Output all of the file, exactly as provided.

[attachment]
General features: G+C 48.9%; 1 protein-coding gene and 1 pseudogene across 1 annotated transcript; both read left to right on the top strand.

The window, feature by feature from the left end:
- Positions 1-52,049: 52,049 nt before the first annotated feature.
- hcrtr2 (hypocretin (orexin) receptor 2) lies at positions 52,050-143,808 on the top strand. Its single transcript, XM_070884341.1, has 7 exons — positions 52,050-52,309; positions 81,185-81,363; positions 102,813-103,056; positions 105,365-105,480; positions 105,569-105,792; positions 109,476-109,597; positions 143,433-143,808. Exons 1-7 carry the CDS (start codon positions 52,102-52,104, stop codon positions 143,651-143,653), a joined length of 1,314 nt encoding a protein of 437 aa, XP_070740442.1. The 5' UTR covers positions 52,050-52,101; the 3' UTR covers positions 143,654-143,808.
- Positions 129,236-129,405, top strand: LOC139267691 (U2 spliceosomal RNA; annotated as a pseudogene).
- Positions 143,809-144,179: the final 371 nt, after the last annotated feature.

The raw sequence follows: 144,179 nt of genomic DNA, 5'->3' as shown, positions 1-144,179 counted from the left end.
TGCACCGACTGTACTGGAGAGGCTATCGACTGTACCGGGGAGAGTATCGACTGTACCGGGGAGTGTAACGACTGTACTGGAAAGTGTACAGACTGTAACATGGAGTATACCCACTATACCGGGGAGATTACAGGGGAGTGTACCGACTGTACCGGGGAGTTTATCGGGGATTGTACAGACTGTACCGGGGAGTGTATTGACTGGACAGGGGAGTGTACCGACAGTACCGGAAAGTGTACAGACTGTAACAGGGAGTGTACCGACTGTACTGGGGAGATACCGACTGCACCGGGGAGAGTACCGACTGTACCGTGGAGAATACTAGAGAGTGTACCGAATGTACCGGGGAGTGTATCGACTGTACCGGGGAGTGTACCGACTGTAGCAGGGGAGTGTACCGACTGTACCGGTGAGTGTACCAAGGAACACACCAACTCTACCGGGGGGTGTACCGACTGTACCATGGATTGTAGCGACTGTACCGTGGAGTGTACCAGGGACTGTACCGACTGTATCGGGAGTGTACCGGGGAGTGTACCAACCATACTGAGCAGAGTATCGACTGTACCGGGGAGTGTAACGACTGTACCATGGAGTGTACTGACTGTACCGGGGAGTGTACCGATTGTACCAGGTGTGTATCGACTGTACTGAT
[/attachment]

General features: G+C 48.9%; 1 protein-coding gene and 1 pseudogene across 1 annotated transcript; both read left to right on the top strand.

The window, feature by feature from the left end:
- Positions 1-52,049: 52,049 nt before the first annotated feature.
- hcrtr2 (hypocretin (orexin) receptor 2) lies at positions 52,050-143,808 on the top strand. Its single transcript, XM_070884341.1, has 7 exons — positions 52,050-52,309; positions 81,185-81,363; positions 102,813-103,056; positions 105,365-105,480; positions 105,569-105,792; positions 109,476-109,597; positions 143,433-143,808. Exons 1-7 carry the CDS (start codon positions 52,102-52,104, stop codon positions 143,651-143,653), a joined length of 1,314 nt encoding a protein of 437 aa, XP_070740442.1. The 5' UTR covers positions 52,050-52,101; the 3' UTR covers positions 143,654-143,808.
- Positions 129,236-129,405, top strand: LOC139267691 (U2 spliceosomal RNA; annotated as a pseudogene).
- Positions 143,809-144,179: the final 371 nt, after the last annotated feature.

The raw sequence follows: 144,179 nt of genomic DNA, 5'->3' as shown, positions 1-144,179 counted from the left end.
TGCACCGACTGTACTGGAGAGGCTATCGACTGTACCGGGGAGAGTATCGACTGTACCGGGGAGTGTAACGACTGTACTGGAAAGTGTACAGACTGTAACATGGAGTATACCCACTATACCGGGGAGATTACAGGGGAGTGTACCGACTGTACCGGGGAGTTTATCGGGGATTGTACAGACTGTACCGGGGAGTGTATTGACTGGACAGGGGAGTGTACCGACAGTACCGGAAAGTGTACAGACTGTAACAGGGAGTGTACCGACTGTACTGGGGAGATACCGACTGCACCGGGGAGAGTACCGACTGTACCGTGGAGAATACTAGAGAGTGTACCGAATGTACCGGGGAGTGTATCGACTGTACCGGGGAGTGTACCGACTGTAGCAGGGGAGTGTACCGACTGTACCGGTGAGTGTACCAAGGAACACACCAACTCTACCGGGGGGTGTACCGACTGTACCATGGATTGTAGCGACTGTACCGTGGAGTGTACCAGGGACTGTACCGACTGTATCGGGAGTGTACCGGGGAGTGTACCAACCATACTGAGCAGAGTATCGACTGTACCGGGGAGTGTAACGACTGTACCATGGAGTGTACTGACTGTACCGGGGAGTGTACCGATTGTACCAGGTGTGTATCGACTGTACTGAT